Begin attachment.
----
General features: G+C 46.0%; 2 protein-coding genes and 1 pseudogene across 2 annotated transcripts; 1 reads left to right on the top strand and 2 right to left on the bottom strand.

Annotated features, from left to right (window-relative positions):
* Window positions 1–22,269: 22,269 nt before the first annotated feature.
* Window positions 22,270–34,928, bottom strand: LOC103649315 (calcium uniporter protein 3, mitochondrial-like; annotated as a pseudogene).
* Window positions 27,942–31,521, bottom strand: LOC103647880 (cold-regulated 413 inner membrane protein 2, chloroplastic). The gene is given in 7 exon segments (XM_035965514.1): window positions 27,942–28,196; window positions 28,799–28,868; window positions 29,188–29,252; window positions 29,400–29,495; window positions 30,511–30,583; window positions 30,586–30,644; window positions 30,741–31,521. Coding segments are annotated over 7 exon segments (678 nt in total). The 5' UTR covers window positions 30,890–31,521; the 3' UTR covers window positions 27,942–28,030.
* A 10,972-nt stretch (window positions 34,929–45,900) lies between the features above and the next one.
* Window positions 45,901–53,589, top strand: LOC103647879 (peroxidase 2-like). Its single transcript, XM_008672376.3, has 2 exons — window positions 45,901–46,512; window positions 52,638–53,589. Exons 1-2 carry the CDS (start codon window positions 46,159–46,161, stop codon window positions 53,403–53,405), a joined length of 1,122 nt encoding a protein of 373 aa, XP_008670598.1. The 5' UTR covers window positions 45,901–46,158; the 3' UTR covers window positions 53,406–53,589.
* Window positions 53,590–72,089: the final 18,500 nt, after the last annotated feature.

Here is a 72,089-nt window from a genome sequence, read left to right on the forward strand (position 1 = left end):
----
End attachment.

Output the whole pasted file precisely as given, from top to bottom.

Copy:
General features: G+C 46.0%; 2 protein-coding genes and 1 pseudogene across 2 annotated transcripts; 1 reads left to right on the top strand and 2 right to left on the bottom strand.

Annotated features, from left to right (window-relative positions):
* Window positions 1–22,269: 22,269 nt before the first annotated feature.
* Window positions 22,270–34,928, bottom strand: LOC103649315 (calcium uniporter protein 3, mitochondrial-like; annotated as a pseudogene).
* Window positions 27,942–31,521, bottom strand: LOC103647880 (cold-regulated 413 inner membrane protein 2, chloroplastic). The gene is given in 7 exon segments (XM_035965514.1): window positions 27,942–28,196; window positions 28,799–28,868; window positions 29,188–29,252; window positions 29,400–29,495; window positions 30,511–30,583; window positions 30,586–30,644; window positions 30,741–31,521. Coding segments are annotated over 7 exon segments (678 nt in total). The 5' UTR covers window positions 30,890–31,521; the 3' UTR covers window positions 27,942–28,030.
* A 10,972-nt stretch (window positions 34,929–45,900) lies between the features above and the next one.
* Window positions 45,901–53,589, top strand: LOC103647879 (peroxidase 2-like). Its single transcript, XM_008672376.3, has 2 exons — window positions 45,901–46,512; window positions 52,638–53,589. Exons 1-2 carry the CDS (start codon window positions 46,159–46,161, stop codon window positions 53,403–53,405), a joined length of 1,122 nt encoding a protein of 373 aa, XP_008670598.1. The 5' UTR covers window positions 45,901–46,158; the 3' UTR covers window positions 53,406–53,589.
* Window positions 53,590–72,089: the final 18,500 nt, after the last annotated feature.

Here is a 72,089-nt window from a genome sequence, read left to right on the forward strand (position 1 = left end):